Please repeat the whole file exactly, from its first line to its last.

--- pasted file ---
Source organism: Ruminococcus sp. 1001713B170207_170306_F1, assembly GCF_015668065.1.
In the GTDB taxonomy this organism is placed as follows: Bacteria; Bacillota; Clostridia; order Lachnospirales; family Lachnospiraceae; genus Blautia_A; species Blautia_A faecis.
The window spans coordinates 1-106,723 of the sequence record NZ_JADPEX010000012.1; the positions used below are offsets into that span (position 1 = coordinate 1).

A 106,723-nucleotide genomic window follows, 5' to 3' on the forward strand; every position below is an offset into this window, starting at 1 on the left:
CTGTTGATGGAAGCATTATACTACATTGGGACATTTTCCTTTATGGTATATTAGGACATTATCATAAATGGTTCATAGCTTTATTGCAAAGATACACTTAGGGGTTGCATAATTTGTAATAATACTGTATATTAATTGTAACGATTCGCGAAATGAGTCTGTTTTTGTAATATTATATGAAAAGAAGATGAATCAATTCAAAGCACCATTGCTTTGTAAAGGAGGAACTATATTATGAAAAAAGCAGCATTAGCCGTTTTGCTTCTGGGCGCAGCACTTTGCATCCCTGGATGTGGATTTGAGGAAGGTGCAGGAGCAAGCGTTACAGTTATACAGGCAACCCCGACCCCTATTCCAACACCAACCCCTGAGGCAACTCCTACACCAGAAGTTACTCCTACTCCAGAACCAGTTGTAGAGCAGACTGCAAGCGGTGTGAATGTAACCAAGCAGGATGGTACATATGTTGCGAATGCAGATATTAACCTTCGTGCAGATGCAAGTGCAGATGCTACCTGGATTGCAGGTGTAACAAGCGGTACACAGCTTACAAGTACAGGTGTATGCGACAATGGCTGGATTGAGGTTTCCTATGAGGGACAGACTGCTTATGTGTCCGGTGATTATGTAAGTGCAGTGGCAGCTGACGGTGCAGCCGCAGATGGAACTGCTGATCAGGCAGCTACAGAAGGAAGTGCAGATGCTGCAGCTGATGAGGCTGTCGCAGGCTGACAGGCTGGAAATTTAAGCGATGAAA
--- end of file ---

Source organism: Ruminococcus sp. 1001713B170207_170306_F1, assembly GCF_015668065.1.
In the GTDB taxonomy this organism is placed as follows: Bacteria; Bacillota; Clostridia; order Lachnospirales; family Lachnospiraceae; genus Blautia_A; species Blautia_A faecis.
The window spans coordinates 1-106,723 of the sequence record NZ_JADPEX010000012.1; the positions used below are offsets into that span (position 1 = coordinate 1).

A 106,723-nucleotide genomic window follows, 5' to 3' on the forward strand; every position below is an offset into this window, starting at 1 on the left:
CTGTTGATGGAAGCATTATACTACATTGGGACATTTTCCTTTATGGTATATTAGGACATTATCATAAATGGTTCATAGCTTTATTGCAAAGATACACTTAGGGGTTGCATAATTTGTAATAATACTGTATATTAATTGTAACGATTCGCGAAATGAGTCTGTTTTTGTAATATTATATGAAAAGAAGATGAATCAATTCAAAGCACCATTGCTTTGTAAAGGAGGAACTATATTATGAAAAAAGCAGCATTAGCCGTTTTGCTTCTGGGCGCAGCACTTTGCATCCCTGGATGTGGATTTGAGGAAGGTGCAGGAGCAAGCGTTACAGTTATACAGGCAACCCCGACCCCTATTCCAACACCAACCCCTGAGGCAACTCCTACACCAGAAGTTACTCCTACTCCAGAACCAGTTGTAGAGCAGACTGCAAGCGGTGTGAATGTAACCAAGCAGGATGGTACATATGTTGCGAATGCAGATATTAACCTTCGTGCAGATGCAAGTGCAGATGCTACCTGGATTGCAGGTGTAACAAGCGGTACACAGCTTACAAGTACAGGTGTATGCGACAATGGCTGGATTGAGGTTTCCTATGAGGGACAGACTGCTTATGTGTCCGGTGATTATGTAAGTGCAGTGGCAGCTGACGGTGCAGCCGCAGATGGAACTGCTGATCAGGCAGCTACAGAAGGAAGTGCAGATGCTGCAGCTGATGAGGCTGTCGCAGGCTGACAGGCTGGAAATTTAAGCGATGAAA